You will need to constantly remind the American Staffordshire Terrier that they are not the ones in charge and that you are. This will take consistent discipline and commands to help monitor their progress along the way. Many owners find that some assistance in an obedience class setting can help them get this training started, but since the dog will be in your care for most of the time, you need to be willing and able to keep up the lessons.
While the American Staffordshire Terrier doesn't necessarily need to be attended to at every moment, this is a breed that likes to interact with its master. This might include tasks in which they can do something that will please you - i.e. fetching and pulling on a chew toy. You want to give this dog a lot of praise when you are training it, so that it knows it is pleasing you. This is the best way to approach training with this particular breed as negative training can often cause the dog to become upset or even defensive. However, if the American Staffordshire Terrier does do something it's not supposed to, you will need to be firm to assert your authority and ensure that the action does not happen again.
Though they have a reputation for being guard dogs, some of their skills will have to come from you. For example, the American Staffordshire Terrier will not naturally bark at the door or at strangers, so you may need to teach them to do this, if this is a behavior you want encouraged.
You will also need to realize that even if you aren't overtly trying to tell your American Staffordshire Terrier something, they can often pick up on subtle cues in your behavior. For example, if you're not firm in your training, they will not be consistent in their resulting behaviors.
A American Staffordshire Terrier that is not trained well will often bark excessively, become aggressive and overly dominant, as well as have troubles with urinating.
House training is of particular concern with this intelligent breed. If their owner is not firm about what is acceptable and what is not acceptable, you can create a situation in which the dog is urinating or defecating all over the house. It will help you to be firm with the dog right from the beginning in terms of what you expect for house training. You may also want to take classes in obedience training in this area prior to your dog's arrival in your home.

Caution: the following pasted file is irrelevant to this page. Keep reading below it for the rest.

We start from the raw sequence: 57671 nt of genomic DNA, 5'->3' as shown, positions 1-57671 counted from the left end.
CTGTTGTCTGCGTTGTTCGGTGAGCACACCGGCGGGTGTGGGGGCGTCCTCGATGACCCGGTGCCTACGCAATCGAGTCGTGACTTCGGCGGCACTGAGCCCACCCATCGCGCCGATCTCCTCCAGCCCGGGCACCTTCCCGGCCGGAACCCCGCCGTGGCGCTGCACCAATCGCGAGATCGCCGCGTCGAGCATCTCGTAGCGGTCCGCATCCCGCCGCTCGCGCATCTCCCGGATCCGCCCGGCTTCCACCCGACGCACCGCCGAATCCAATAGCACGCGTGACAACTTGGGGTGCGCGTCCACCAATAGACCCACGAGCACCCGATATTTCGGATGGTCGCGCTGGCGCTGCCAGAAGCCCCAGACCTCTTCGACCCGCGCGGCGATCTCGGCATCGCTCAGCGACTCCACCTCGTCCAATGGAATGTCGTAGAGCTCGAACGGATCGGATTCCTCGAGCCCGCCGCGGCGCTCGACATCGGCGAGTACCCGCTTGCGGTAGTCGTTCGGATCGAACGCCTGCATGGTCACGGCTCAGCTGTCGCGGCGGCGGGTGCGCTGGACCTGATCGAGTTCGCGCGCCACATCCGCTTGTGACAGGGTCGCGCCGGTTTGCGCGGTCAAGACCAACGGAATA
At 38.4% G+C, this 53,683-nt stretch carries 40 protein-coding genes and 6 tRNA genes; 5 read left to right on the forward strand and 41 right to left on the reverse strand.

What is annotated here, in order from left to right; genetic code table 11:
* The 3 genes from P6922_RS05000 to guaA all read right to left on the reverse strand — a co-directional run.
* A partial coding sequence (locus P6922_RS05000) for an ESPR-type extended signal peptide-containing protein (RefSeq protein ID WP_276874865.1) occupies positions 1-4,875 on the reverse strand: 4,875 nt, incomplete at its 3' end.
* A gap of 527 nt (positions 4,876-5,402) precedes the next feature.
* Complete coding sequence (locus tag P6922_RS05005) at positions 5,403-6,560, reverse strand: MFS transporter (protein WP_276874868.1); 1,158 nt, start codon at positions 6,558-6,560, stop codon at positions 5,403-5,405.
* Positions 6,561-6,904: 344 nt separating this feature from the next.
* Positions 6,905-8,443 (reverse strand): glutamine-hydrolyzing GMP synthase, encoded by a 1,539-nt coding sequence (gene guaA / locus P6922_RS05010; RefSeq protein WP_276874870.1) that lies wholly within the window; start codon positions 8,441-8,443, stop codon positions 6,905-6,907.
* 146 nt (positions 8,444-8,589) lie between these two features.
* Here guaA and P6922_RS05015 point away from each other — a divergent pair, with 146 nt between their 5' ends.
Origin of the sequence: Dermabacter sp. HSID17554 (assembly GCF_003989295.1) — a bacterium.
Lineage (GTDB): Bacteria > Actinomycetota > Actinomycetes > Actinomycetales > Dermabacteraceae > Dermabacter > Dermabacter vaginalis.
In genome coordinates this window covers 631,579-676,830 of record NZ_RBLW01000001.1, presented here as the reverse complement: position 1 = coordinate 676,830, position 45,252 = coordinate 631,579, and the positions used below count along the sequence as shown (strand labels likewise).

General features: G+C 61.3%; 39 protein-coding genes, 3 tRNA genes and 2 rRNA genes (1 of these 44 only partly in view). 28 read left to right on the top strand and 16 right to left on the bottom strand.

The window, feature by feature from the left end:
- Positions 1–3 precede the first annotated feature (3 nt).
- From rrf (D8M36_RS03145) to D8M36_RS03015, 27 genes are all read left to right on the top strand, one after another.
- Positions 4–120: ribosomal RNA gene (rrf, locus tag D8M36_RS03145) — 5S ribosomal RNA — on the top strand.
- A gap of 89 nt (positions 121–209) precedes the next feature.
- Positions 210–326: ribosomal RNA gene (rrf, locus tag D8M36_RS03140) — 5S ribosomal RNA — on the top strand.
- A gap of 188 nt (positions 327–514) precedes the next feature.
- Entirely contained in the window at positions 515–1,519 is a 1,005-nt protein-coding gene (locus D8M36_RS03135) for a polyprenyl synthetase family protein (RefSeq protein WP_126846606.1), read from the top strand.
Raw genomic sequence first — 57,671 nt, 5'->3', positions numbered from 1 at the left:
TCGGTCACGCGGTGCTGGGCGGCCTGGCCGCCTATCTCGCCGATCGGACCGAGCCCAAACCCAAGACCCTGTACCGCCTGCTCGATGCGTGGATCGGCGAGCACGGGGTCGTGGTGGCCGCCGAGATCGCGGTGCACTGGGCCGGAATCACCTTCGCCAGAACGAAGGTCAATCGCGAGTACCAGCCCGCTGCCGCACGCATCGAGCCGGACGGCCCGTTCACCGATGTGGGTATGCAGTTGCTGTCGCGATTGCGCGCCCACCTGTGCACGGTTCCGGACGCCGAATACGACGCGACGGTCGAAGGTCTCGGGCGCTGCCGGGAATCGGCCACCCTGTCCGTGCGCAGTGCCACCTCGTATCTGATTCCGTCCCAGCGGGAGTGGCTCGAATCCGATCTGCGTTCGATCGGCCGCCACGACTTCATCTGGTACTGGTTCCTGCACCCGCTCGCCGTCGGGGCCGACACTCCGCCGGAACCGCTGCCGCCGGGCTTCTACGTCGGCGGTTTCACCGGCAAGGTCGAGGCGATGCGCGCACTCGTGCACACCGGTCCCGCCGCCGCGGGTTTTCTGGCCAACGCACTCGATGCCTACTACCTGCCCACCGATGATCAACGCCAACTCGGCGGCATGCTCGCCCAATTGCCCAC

In most cases, the American Staffordshire Terrier is a hardy breed that doesn't suffer from a lot of Health Problems, but there are some concerns that do come up with some dogs:
hip dysplasia - A common disorder in canines, this degenerative disease causes the hip joint to become damaged, causing pain and problems with mobility. Symptoms occur over a long period of time and can manifest in symptoms such as slower movement and problems getting up and down. Treatment options will vary, but include exercises, pain medications, and even surgery.
Congenital Heart disease - Some American Staffordshire Terrier dogs are born with this condition and symptoms and treatments vary. Many dogs have no problems at all, while others will require monitoring and medications to make sure the heart is working properly.
Cataracts - Caused by genetic factors, these Cataracts can cause blindness and vision disturbances. Treatments are available for severe cases and require surgery to remove the Cataracts.
Hives - Since the coat of the American Staffordshire Terrier is so short, the skin is often exposed to the elements and the outside environment. This often creates a situation in which the skin can become irritated more easily by insects or heat, even stress, causing hives or small welts in the skin.